You know, Karen, your comment about how your dating priorities have shifted, which I think is very natural, makes me think. Mormons rarely discuss appropriate grounds to terminate marriages, but thinking about this book series does make me wonder what naive teens ought to do who marry a wrong person. I wonder what advice our culture gives them. But, of course, I don’t mean that being married to someone really hot (like Edward) isn’t enough to sustain a marriage!

  4. Natalie B. says:

    Here is another question: Does the age at which we decide to marry impact our view of what marriage means? Obviously, our understandings of marriage change through time, but do people who marry young v. old have a different perspective on marriage as a consquence of when they tied the knot? And how might those perspectives differ?

  5. When I got married at 20, my non-member friends were aghast that I could marry so young and to someone I’d known less than a year. I’d always been taught that mormons take marriage more seriously b/c of eternal commitments, etc, but talking to my friends, I realized that in a lot of ways we take getting married less seriously. To non-members, divorce is a very real possibility and so they try as hard as they can to make sure they’re marrying “the one” in order to try and prevent divorce from happening. I don’t think young, giddy, single mormons think about the reality of divorce as much, so we go ahead after praying about our decision and jump into marriage pretty blithely. On the other hand, I don’t regret my decision at all and I think my husband and I are pretty happy about our choice to get married, young or not..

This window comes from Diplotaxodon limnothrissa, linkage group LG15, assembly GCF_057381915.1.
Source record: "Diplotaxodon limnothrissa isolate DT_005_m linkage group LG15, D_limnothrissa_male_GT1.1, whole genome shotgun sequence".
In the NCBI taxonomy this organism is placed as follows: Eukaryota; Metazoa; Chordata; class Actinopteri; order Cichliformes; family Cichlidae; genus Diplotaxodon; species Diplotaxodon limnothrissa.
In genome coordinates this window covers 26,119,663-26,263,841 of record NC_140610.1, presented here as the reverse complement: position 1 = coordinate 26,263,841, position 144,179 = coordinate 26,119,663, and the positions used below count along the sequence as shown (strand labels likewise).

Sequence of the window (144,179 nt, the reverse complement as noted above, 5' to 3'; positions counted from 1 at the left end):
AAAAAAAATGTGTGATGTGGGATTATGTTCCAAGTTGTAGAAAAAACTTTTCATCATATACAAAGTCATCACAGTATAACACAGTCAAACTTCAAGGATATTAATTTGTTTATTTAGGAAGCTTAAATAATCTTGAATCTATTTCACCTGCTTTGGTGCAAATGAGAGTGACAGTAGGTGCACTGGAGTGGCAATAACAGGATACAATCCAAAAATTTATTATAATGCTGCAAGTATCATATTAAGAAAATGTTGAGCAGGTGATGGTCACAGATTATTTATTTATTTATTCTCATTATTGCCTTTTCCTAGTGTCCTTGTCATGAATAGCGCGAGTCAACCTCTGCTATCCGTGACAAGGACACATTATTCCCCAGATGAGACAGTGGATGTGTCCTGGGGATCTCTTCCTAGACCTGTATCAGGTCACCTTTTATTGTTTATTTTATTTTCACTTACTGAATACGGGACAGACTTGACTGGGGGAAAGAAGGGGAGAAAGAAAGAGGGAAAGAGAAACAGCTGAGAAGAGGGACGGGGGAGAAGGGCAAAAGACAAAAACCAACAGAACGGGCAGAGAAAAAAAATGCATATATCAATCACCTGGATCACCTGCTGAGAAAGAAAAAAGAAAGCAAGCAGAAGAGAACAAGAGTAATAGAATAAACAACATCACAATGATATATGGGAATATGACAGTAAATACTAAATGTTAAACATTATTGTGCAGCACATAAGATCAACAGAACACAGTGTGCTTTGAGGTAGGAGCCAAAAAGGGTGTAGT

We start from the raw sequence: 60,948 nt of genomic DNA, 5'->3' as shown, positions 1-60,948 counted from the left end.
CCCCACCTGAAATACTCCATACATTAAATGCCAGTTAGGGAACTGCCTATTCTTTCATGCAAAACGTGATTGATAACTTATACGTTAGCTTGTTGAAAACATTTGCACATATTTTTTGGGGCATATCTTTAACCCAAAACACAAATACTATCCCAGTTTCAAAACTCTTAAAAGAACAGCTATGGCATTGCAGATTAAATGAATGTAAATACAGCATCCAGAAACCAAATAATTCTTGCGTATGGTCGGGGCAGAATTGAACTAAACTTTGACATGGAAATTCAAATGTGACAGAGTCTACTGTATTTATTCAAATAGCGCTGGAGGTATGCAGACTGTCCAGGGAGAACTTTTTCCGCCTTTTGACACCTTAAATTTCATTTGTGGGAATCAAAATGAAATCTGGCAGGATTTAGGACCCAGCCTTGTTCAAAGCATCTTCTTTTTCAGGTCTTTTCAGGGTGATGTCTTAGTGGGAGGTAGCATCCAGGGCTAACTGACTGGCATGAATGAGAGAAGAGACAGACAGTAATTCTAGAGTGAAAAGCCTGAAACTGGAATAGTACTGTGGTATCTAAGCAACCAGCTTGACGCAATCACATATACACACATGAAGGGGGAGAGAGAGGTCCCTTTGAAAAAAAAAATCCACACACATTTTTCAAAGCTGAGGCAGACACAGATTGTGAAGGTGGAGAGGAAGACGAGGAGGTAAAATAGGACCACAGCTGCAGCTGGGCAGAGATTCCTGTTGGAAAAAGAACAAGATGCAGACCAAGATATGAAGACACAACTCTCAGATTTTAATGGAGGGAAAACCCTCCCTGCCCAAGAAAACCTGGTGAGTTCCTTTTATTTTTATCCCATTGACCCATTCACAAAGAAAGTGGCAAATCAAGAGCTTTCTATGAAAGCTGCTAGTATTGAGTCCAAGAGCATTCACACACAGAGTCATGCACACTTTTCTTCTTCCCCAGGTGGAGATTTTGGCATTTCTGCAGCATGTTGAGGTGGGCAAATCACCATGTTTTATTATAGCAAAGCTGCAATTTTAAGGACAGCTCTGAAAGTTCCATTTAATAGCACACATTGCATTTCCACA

6. I think the idea of marriage being for eternity can serve to counteract the urge to marry just for sex. When I imagined growing old with someone chiseled abs were less important than a pleasant demeanor.
    On the other hand I think it also can serve to increase the urge to marry just for sex. One young man I know expressed the idea to me that “If sex is great now with a hot wife, then imagine how great it would be in heaven when she’s not just hot but perfect!” I wasn’t especially fond of that particular young man.

  7. in book #4 you get to contemplate the concept of eternal sex. interesting vision of those perfected bodies!

  8. I think there is a fair amount of correlation for Mormon women between educational levels and marriage rates. At least this has been the case with BYU students in recent years.

    The latest census data for Utah says that only 37 percent of women and 21 percent of men are married by the time they turn 25. Does this mean most Mormon singles now believe they will be sufficiently mature for marriage when they reach their mid- to late-20s? Have Mormon singles become more selective and willing to take their time to find the right one? As they become more educated and established in their careers, are Mormon singles telling themselves that they don’t need to settle for someone but they can afford to wait for the right person?

Follow

Get every new post delivered to your Inbox.

Join 8,437 other followers